Research and investigation rules to live by
I recently attended the OSMOSIS conference in Myrtle Beach, South Carolina, an event geared toward open source intelligence professionals (OSINT). In addition to great networking and a beautiful venue, the speakers were some of the best I’ve seen at a professional conference.
Even though many of the sessions didn’t exactly coincide with my specialty, there was a lot to learn at this conference. For example, I’m not a skiptracer, but Mike Dores’ presentation provided a wealth of information about public records research. He also explained credit header reports in detail, finally clarifying the mystery of the From and To dates on these reports.
In addition to some very cool tools and tricks for coaxing information out of open sources, I noticed that all the speakers offered some overarching lessons for any researcher or investigator – aside from those related to your subject matter knowledge. In my book, I call them Rules of the Road, or best practices or strategies that help you get the most out of your search efforts and deliver the best information and analysis as possible.
So, here are they are – 8 rules to live by for researchers and investigators. Let me know if you have any to add to the list:
Understand the “Why” – From Cynthia Hetherington‘s ethics session, always ask why your clients are looking for someone, which keeps you from stepping outside of your boundaries. Even if you’re not doing locates or dealing with an ethics issue, the first step in any case or research project should be learning about your client’s goals. It will add focus and help streamline the process – and make the client happy.
Keep your essential tools handy – Kirby Plessas starts every online investigation by opening several resources that she always uses, including Hunchly and CaseFile. In my practice, I use certain websites for just about all my research such as the various financial regulatory agencies throughout the world. So I open my always-updated list of links before starting and never waste time looking for what I need.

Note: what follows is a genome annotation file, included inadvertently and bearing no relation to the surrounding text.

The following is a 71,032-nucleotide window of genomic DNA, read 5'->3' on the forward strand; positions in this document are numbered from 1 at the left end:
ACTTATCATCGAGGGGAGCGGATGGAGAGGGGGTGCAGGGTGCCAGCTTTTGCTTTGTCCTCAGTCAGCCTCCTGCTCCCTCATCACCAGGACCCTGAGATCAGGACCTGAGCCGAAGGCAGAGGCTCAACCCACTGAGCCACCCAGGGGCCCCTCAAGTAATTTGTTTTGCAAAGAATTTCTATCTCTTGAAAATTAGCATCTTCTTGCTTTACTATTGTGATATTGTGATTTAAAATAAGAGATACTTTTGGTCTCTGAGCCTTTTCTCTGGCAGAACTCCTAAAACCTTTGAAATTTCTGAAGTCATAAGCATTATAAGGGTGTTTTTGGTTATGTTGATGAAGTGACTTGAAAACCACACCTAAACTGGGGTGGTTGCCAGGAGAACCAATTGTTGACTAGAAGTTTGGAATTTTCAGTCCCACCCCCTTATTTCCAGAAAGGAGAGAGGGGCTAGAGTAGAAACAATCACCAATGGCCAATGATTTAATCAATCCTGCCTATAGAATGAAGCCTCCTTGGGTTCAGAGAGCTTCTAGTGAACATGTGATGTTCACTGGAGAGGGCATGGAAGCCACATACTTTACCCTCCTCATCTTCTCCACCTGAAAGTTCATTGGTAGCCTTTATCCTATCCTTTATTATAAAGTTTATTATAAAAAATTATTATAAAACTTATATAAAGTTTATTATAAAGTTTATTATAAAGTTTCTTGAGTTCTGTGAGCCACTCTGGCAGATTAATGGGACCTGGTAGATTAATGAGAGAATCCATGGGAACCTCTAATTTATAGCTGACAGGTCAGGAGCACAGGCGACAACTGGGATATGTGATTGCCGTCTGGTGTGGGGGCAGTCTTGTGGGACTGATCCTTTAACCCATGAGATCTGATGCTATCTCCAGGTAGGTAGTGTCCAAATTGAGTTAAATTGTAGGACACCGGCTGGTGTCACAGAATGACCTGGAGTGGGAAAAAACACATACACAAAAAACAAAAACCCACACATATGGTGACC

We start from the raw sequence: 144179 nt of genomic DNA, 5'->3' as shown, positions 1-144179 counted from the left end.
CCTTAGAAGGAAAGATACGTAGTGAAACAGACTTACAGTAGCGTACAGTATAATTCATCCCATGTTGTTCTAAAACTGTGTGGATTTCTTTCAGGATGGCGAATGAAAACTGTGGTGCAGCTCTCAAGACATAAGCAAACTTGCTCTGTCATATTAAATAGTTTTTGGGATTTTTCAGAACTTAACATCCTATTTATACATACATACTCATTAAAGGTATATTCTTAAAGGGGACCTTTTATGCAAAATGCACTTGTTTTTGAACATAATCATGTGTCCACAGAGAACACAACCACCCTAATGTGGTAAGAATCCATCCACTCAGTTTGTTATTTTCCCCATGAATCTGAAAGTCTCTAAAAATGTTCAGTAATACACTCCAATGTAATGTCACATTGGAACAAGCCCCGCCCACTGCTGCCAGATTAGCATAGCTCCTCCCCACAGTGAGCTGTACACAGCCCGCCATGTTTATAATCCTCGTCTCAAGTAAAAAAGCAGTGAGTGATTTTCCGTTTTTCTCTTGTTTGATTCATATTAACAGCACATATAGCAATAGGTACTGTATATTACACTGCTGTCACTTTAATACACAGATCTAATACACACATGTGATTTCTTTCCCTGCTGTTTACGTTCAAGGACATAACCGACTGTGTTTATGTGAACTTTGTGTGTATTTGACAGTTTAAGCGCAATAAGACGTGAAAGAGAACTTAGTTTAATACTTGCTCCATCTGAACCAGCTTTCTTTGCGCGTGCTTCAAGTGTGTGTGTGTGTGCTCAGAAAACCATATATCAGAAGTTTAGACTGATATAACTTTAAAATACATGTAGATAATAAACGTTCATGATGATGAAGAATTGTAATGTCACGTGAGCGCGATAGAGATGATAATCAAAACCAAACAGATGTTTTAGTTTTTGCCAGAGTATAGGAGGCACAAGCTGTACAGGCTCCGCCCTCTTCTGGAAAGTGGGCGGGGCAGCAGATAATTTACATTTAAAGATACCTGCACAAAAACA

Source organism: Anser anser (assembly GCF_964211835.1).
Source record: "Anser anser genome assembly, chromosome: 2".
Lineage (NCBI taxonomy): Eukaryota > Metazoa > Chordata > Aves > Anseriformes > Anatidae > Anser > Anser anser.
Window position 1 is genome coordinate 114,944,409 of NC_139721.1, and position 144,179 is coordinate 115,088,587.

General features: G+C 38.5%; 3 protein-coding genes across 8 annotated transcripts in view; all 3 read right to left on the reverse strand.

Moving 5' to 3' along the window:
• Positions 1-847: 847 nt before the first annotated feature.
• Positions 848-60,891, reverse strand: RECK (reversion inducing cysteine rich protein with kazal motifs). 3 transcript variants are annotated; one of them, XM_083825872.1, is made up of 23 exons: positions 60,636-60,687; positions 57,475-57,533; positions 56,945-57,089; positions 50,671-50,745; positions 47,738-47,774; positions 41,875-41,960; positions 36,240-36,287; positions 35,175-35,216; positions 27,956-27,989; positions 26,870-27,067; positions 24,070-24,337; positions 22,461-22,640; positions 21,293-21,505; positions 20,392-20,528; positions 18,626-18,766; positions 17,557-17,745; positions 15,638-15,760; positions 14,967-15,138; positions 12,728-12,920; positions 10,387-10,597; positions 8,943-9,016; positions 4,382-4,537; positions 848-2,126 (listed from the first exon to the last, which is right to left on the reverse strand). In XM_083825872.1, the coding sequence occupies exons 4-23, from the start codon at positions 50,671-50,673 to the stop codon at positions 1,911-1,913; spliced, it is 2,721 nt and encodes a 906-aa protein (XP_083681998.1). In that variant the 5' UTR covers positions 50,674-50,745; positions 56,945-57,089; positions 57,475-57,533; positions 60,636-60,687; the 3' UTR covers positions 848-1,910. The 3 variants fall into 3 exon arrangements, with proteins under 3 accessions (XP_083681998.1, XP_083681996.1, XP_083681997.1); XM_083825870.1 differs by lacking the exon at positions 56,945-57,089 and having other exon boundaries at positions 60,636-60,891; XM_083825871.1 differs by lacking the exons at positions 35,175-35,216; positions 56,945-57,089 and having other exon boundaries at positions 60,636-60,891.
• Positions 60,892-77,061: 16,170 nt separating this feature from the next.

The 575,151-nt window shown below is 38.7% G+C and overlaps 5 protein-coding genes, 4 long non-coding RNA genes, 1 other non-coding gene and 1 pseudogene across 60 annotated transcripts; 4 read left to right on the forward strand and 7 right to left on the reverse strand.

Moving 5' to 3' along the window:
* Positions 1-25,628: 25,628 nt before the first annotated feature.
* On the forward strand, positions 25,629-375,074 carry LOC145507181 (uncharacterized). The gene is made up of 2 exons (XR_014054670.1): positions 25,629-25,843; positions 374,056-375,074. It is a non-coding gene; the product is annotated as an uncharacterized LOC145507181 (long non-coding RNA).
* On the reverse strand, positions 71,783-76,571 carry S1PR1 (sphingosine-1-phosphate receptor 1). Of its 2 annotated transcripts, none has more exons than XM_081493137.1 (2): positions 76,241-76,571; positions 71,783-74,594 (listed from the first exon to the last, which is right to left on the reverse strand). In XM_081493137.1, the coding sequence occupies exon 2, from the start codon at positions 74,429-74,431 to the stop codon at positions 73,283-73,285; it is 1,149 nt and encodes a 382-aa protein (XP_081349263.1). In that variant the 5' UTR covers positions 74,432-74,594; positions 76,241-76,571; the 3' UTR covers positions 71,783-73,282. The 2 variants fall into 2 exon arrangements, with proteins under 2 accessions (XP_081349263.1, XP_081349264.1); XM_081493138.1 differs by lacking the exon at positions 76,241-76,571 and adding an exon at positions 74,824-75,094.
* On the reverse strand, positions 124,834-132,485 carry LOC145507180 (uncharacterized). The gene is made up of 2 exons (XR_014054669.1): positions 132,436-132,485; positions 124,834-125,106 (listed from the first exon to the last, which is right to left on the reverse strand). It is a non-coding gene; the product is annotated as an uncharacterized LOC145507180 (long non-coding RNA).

Create a process – It’s easy to get lost on the web and social media, and Josh Huff emphasized applying methodology to social media investigations. At Phelps Research, we’ve documented our processes and created checklists that we all use to avoid wasting time and money. Even when something unexpected shows up and we need to go off script , our systems help us get back on track.
Know your sources – In his excellent discussion about using public records for skiptracing, Mike Dores highlighted the importance of understanding the databases you’re using and the information that’s in them. What’s included? What’s not? How will that affect your results? And make sure to learn all their features, so you can get better results in less time.
Use multiple sources – Jay Forget from Tracers Information reminded us that it’s never a good idea to rely on just one source. All databases have errors, exclusions, and other issues that can affect your results. That’s why Phelps Research subscribes to a variety of information products such as LexisNexis, Dow Jones’ Factiva, ProQuest Dialog, Tracers, and more – and we even use Bing.
Get creative – Every speaker showed their creative side. From Josh Huff’s tip about checking out different versions of of a website, including mobile, to Amber Schroader‘s techniques for extracting data from smartphones and other mobile devices, it’s easy to see how it’s not always the paved road that gets you from here to there.
Save everything – Several speakers talked about the importance of preserving your research using Hunchly, screen capture tools, or even a simple Word document. Saving searches can save your hide later, and saving results – even those that seem unimportant at the time – will pay off in the long-run. You never know when you’ll need something, but remember to keep it organized for easy retrieval.
Know your boundaries – Another reminder from Cynthia’s ethics session, every researcher/investigator should familiarize themselves with the laws and ethics about what information they can access and what they can do with it. If someone’s selling bank records on the web, don’t go there – because it’s illegal. Check with database vendors about what’s permissible when using their products, and learn the basics of copyright law.
Stay knowledgeable – Every speaker offered additional sites for more info or professional development. Even after nearly 18 years in business, I still have a lot to learn. Databases change their features and content, laws governing our profession evolve, and there’s always new people to meet. That’s why I attend and speak at conferences like OSMOSIS – and why I’ll be back next year!